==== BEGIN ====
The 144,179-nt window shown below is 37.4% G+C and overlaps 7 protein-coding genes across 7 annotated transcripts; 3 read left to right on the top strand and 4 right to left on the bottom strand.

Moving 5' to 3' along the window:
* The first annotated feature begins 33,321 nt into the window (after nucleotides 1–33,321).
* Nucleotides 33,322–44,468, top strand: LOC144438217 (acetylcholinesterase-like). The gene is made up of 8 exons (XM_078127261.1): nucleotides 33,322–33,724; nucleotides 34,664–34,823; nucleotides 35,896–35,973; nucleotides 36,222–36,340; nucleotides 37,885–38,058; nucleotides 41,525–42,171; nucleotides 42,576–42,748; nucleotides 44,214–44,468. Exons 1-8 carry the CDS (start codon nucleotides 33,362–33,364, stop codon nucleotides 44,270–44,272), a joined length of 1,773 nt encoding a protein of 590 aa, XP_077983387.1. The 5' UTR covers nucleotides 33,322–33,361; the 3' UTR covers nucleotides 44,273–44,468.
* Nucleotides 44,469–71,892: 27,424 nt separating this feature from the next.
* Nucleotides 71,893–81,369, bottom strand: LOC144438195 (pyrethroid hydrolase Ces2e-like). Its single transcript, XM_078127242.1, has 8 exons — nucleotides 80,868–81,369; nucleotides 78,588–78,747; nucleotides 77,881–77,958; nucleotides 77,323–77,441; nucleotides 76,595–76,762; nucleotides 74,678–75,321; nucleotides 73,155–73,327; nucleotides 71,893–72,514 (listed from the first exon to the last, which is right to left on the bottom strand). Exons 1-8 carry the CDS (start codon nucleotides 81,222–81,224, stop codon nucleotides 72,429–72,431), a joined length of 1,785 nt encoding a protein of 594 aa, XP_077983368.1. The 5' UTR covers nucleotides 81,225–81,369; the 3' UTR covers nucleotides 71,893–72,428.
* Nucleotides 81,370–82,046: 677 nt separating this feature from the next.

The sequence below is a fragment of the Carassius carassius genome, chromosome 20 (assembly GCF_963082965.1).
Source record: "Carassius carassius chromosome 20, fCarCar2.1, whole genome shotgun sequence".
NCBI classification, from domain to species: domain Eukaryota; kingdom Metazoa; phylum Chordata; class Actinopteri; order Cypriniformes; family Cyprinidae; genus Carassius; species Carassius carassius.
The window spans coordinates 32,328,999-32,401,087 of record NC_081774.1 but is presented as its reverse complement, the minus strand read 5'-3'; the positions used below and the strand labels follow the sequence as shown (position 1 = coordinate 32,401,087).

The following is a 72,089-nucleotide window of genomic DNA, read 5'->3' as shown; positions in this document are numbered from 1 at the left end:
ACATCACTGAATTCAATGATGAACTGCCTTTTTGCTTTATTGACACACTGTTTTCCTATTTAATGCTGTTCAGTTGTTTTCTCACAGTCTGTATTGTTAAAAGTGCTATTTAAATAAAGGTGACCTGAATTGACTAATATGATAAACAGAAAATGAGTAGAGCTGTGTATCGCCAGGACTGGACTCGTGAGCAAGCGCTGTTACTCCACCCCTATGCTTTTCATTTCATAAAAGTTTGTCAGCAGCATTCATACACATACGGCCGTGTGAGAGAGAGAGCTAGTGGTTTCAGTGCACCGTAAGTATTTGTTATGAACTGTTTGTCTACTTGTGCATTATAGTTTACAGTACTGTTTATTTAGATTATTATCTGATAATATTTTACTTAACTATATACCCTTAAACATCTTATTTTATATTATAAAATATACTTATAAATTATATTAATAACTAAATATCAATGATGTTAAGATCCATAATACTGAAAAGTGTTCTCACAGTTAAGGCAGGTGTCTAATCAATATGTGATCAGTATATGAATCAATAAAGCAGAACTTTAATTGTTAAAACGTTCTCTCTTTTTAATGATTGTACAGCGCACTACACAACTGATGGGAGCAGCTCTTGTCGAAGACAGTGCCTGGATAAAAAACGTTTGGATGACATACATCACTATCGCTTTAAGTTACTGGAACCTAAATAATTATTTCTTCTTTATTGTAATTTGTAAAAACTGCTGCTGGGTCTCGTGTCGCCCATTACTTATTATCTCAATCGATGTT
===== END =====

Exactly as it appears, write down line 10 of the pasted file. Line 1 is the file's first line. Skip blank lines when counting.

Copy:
NCBI classification, from domain to species: domain Eukaryota; kingdom Metazoa; phylum Chordata; class Actinopteri; order Cypriniformes; family Cyprinidae; genus Carassius; species Carassius carassius.